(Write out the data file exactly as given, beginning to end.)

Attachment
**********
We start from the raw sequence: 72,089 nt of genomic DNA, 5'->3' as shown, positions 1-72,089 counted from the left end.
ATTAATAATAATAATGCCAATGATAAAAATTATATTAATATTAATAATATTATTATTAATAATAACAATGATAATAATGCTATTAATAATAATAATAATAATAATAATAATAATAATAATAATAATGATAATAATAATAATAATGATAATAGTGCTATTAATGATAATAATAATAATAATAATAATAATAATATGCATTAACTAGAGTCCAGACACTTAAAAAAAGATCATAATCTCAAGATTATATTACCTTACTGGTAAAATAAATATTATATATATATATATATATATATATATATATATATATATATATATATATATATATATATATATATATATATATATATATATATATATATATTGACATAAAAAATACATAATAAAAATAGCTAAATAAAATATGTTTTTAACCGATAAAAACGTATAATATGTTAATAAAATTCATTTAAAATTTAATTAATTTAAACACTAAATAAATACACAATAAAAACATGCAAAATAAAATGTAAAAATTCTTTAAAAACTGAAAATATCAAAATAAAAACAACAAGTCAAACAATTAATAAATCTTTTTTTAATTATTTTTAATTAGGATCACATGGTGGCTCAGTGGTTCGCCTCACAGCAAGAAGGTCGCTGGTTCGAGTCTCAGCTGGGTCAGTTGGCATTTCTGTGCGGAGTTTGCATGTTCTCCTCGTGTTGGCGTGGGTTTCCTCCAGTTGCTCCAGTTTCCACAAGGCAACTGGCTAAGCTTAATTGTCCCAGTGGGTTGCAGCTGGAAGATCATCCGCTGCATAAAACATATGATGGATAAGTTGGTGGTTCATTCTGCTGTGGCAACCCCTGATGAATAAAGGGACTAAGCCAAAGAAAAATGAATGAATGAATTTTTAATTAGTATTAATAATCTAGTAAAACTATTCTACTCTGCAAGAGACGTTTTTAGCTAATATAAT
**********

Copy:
We start from the raw sequence: 72,089 nt of genomic DNA, 5'->3' as shown, positions 1-72,089 counted from the left end.
ATTAATAATAATAATGCCAATGATAAAAATTATATTAATATTAATAATATTATTATTAATAATAACAATGATAATAATGCTATTAATAATAATAATAATAATAATAATAATAATAATAATAATAATGATAATAATAATAATAATGATAATAGTGCTATTAATGATAATAATAATAATAATAATAATAATAATATGCATTAACTAGAGTCCAGACACTTAAAAAAAGATCATAATCTCAAGATTATATTACCTTACTGGTAAAATAAATATTATATATATATATATATATATATATATATATATATATATATATATATATATATATATATATATATATATATATATATATATATATATATATTGACATAAAAAATACATAATAAAAATAGCTAAATAAAATATGTTTTTAACCGATAAAAACGTATAATATGTTAATAAAATTCATTTAAAATTTAATTAATTTAAACACTAAATAAATACACAATAAAAACATGCAAAATAAAATGTAAAAATTCTTTAAAAACTGAAAATATCAAAATAAAAACAACAAGTCAAACAATTAATAAATCTTTTTTTAATTATTTTTAATTAGGATCACATGGTGGCTCAGTGGTTCGCCTCACAGCAAGAAGGTCGCTGGTTCGAGTCTCAGCTGGGTCAGTTGGCATTTCTGTGCGGAGTTTGCATGTTCTCCTCGTGTTGGCGTGGGTTTCCTCCAGTTGCTCCAGTTTCCACAAGGCAACTGGCTAAGCTTAATTGTCCCAGTGGGTTGCAGCTGGAAGATCATCCGCTGCATAAAACATATGATGGATAAGTTGGTGGTTCATTCTGCTGTGGCAACCCCTGATGAATAAAGGGACTAAGCCAAAGAAAAATGAATGAATGAATTTTTAATTAGTATTAATAATCTAGTAAAACTATTCTACTCTGCAAGAGACGTTTTTAGCTAATATAAT